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Pawpaw: Kitchen Basics


What would you think of a creamy, custard-like fruit that tastes like a combination of banana, mango, pineapple, melon, and berries?

The pawpaw—which is a native North American tree fruit—is just such a fruit. Sounds tropical, but the pawpaw is a temperate—meaning not tropical—tree that is native to the Mississippi Valley, a swath of the North American continent from Kentucky to Michigan.

In some parts of the world, the name pawpaw refers to papaya. The papaya is a tropical fruit, so let’s be clear, the pawpaw of North America is not the papaya.

The pawpaw looks like a plump mango, is soft and thin skinned. Its green to yellow fruit is about 3 to 6 inches (7.5-15 cm) long, weighs 5 to 16 ounces, and has 10 to 14 black lima-bean shaped seeds in two rows.

The pawpaw with its wonderful combination of tropical flavors is perfect for making pies, cakes, cookies, bread, custard, pudding, and sherbet. The cream-colored flesh of the pawpaw—which is nearly puréed in preparation for cooking–shares the creamy texture of a banana. The ripe pawpaw can be eaten out of hand or chilled and served as a stand-alone dessert.

The pawpaw is a slender, deciduous tree that grows from about 12 to 20 feet (3.6-6 m) tall and has leathery, oval leaves. Pawpaws are soft skinned and can be difficult to transport so they have not come into the same wide cultivation as apples and pears. They are easily found at farm markets in regions where they are grown.

The pawpaw is native to the temperate woodlands of the eastern United States. It is seldom found near the Atlantic or Gulf Coasts. The pawpaw requires a minimum of 400 hours of winter chill and at least 160 frost-free days. In recent years, the pawpaw has been introduced into parts of California and the Pacific Northwest.

Local season. Pawpaws are at their peak and ready for harvest from late summer through mid-autumn, August into October in the northern hemisphere.

Choose.  Select pawpaws that give to a gentle squeeze—similar to a ripe peach, are unblemished, and have a pleasant, fruity aroma. The skin of the papwpaw usually lightens from green to yellow or brown as it ripens and may develop blackish flecks which will not affect its flavor or edibility. Color change does not always indicate if a pawpaw is ripe.

Store. The pawpaw is best eaten fresh out of hand but will keep at room temperature for 2 to 3 days. Not fully ripe pawpaws will keep in the vegetable drawer of the refrigerator for up to 3 weeks.

Prepare. The pawpaw should be rinsed, peeled and seeded before eating. Ripe pawpaw flesh can be puréed and frozen for later use.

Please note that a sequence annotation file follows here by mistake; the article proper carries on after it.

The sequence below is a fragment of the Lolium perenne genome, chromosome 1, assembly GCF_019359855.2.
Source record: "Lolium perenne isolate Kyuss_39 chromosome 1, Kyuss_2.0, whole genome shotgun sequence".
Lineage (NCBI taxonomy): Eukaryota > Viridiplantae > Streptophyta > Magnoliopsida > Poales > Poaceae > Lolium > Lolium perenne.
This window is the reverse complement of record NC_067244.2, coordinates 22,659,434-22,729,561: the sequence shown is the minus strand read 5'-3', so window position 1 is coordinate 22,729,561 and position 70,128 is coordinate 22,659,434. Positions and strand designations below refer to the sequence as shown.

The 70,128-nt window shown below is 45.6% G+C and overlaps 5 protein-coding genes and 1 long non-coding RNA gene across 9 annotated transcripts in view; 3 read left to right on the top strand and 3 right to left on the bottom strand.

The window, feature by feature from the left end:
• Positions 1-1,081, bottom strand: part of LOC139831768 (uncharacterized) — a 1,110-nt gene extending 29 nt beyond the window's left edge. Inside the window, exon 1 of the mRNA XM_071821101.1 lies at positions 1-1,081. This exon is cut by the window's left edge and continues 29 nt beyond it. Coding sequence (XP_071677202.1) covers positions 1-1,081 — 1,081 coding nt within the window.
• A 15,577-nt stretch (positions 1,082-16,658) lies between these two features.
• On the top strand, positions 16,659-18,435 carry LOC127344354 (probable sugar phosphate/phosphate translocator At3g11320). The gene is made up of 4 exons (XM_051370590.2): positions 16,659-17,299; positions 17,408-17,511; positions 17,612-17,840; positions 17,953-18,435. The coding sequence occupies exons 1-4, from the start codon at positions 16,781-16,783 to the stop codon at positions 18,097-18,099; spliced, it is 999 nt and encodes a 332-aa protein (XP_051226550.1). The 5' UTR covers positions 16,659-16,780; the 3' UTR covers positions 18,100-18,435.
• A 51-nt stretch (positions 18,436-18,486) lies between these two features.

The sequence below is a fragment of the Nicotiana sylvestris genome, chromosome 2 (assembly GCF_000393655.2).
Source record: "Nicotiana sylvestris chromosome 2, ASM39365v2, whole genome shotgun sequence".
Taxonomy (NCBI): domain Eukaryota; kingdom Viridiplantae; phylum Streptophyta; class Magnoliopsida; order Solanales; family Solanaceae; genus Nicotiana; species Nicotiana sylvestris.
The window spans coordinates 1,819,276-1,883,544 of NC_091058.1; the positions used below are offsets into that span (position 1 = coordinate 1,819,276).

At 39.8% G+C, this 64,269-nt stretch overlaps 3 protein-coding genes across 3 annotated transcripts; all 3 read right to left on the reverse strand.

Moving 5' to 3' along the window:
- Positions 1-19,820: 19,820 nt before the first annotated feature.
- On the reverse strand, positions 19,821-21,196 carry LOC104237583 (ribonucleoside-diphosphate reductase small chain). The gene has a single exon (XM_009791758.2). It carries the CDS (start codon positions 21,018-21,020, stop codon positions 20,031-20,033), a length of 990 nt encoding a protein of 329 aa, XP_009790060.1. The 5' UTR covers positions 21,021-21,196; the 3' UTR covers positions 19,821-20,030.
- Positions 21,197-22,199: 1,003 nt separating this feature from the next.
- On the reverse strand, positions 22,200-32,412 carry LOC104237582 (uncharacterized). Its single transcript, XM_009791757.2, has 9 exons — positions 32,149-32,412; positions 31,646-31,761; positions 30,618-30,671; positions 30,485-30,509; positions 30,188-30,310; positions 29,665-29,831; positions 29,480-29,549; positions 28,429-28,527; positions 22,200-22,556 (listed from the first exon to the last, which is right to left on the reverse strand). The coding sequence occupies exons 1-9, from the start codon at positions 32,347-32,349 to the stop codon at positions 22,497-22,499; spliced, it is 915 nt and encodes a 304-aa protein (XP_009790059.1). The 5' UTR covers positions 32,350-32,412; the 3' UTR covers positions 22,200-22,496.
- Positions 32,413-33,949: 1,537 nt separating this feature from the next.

Serve. The pawpaw is best eaten out of hand but its flesh can be pulped and used in baked dessert recipes. Pawpaws pulp is a main ingredient in baked goods including pies, cakes, breads, and cookies and in puddings, custards, and sherbets.

The pawpaw can be substituted for bananas in most recipes that call for bananas.

Flavor partners. Pawpaws have a flavor affinity for banana, coconut, lemon, lime, melon, nectarine, orange, passion fruit, pineapple.

Nutrition. Pawpaws are high in vitamin C, magnesium, iron, copper, and manganese.

Pawpaw facts and trivia. The pawpaw was first noted by early explorers of the North American continent who found native peoples cultivating it. Chilled pawpaws were a favorite dessert of George Washington and Thomas Jefferson.

The pawpaw is sometimes called the prairie banana, Indiana banana, Kentucky banana, Michigan banana, Ozark banana, and American custard apple. The pawpaw is the state fruit of Ohio. At Lake Snowden near Albany, Ohio an annual paw paw fesitval is held each September.

The botanical name of the pawpaw is Asimina triloba. (The botanical name of the papaya is Carica papaya.)

Written by Stephen Albert

Stephen Albert is a horticulturist, master gardener, and certified nurseryman who has taught at the University of California for more than 25 years. He holds graduate degrees from the University of California and the University of Iowa. His books include Vegetable Garden Grower’s Guide, Vegetable Garden Almanac & Planner, Tomato Grower’s Answer Book, and Kitchen Garden Grower’s Guide. His Vegetable Garden Grower’s Masterclass is available online. has more than 10 million visitors each year.

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